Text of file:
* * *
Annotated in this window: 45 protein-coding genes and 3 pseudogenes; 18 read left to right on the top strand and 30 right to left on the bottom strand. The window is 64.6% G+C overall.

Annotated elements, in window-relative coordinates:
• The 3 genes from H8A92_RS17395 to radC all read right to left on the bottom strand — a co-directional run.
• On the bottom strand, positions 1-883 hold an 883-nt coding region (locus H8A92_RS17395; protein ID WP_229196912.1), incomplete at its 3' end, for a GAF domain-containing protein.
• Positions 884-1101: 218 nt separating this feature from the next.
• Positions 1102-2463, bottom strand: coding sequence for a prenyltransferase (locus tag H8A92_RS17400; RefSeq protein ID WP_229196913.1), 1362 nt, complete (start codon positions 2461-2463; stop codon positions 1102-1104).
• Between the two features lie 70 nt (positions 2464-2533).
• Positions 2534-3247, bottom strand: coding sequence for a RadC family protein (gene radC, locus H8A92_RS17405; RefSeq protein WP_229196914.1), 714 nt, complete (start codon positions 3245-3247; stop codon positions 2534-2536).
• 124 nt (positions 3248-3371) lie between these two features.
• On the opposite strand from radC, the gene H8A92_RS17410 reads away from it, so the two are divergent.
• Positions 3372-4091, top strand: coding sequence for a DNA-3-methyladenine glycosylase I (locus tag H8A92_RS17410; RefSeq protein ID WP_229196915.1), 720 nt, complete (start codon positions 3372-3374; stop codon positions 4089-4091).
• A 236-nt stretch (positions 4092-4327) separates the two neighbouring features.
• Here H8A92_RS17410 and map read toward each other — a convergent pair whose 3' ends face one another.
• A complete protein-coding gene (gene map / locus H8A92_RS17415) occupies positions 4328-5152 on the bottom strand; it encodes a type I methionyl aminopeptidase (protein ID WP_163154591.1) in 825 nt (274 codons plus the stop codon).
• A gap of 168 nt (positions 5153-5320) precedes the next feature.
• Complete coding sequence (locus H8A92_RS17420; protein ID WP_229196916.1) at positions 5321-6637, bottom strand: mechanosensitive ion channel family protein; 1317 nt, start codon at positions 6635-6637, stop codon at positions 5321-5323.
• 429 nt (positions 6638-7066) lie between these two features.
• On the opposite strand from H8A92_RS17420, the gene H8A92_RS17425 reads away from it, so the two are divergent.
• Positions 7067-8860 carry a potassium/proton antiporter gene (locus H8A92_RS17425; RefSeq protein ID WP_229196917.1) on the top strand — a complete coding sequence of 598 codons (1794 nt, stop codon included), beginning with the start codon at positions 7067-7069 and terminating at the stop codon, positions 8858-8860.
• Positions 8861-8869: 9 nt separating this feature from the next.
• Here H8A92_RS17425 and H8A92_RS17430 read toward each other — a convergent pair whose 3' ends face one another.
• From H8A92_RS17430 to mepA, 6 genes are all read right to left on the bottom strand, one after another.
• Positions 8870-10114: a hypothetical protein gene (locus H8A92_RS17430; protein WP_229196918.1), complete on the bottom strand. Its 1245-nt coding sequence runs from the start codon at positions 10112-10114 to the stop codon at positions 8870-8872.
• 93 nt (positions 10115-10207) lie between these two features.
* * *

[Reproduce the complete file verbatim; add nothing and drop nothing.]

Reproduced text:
Annotated in this window: 45 protein-coding genes and 3 pseudogenes; 18 read left to right on the top strand and 30 right to left on the bottom strand. The window is 64.6% G+C overall.

Annotated elements, in window-relative coordinates:
• The 3 genes from H8A92_RS17395 to radC all read right to left on the bottom strand — a co-directional run.
• On the bottom strand, positions 1-883 hold an 883-nt coding region (locus H8A92_RS17395; protein ID WP_229196912.1), incomplete at its 3' end, for a GAF domain-containing protein.
• Positions 884-1101: 218 nt separating this feature from the next.
• Positions 1102-2463, bottom strand: coding sequence for a prenyltransferase (locus tag H8A92_RS17400; RefSeq protein ID WP_229196913.1), 1362 nt, complete (start codon positions 2461-2463; stop codon positions 1102-1104).
• Between the two features lie 70 nt (positions 2464-2533).
• Positions 2534-3247, bottom strand: coding sequence for a RadC family protein (gene radC, locus H8A92_RS17405; RefSeq protein WP_229196914.1), 714 nt, complete (start codon positions 3245-3247; stop codon positions 2534-2536).
• 124 nt (positions 3248-3371) lie between these two features.
• On the opposite strand from radC, the gene H8A92_RS17410 reads away from it, so the two are divergent.
• Positions 3372-4091, top strand: coding sequence for a DNA-3-methyladenine glycosylase I (locus tag H8A92_RS17410; RefSeq protein ID WP_229196915.1), 720 nt, complete (start codon positions 3372-3374; stop codon positions 4089-4091).
• A 236-nt stretch (positions 4092-4327) separates the two neighbouring features.
• Here H8A92_RS17410 and map read toward each other — a convergent pair whose 3' ends face one another.
• A complete protein-coding gene (gene map / locus H8A92_RS17415) occupies positions 4328-5152 on the bottom strand; it encodes a type I methionyl aminopeptidase (protein ID WP_163154591.1) in 825 nt (274 codons plus the stop codon).
• A gap of 168 nt (positions 5153-5320) precedes the next feature.
• Complete coding sequence (locus H8A92_RS17420; protein ID WP_229196916.1) at positions 5321-6637, bottom strand: mechanosensitive ion channel family protein; 1317 nt, start codon at positions 6635-6637, stop codon at positions 5321-5323.
• 429 nt (positions 6638-7066) lie between these two features.
• On the opposite strand from H8A92_RS17420, the gene H8A92_RS17425 reads away from it, so the two are divergent.
• Positions 7067-8860 carry a potassium/proton antiporter gene (locus H8A92_RS17425; RefSeq protein ID WP_229196917.1) on the top strand — a complete coding sequence of 598 codons (1794 nt, stop codon included), beginning with the start codon at positions 7067-7069 and terminating at the stop codon, positions 8858-8860.
• Positions 8861-8869: 9 nt separating this feature from the next.
• Here H8A92_RS17425 and H8A92_RS17430 read toward each other — a convergent pair whose 3' ends face one another.
• From H8A92_RS17430 to mepA, 6 genes are all read right to left on the bottom strand, one after another.
• Positions 8870-10114: a hypothetical protein gene (locus H8A92_RS17430; protein WP_229196918.1), complete on the bottom strand. Its 1245-nt coding sequence runs from the start codon at positions 10112-10114 to the stop codon at positions 8870-8872.
• 93 nt (positions 10115-10207) lie between these two features.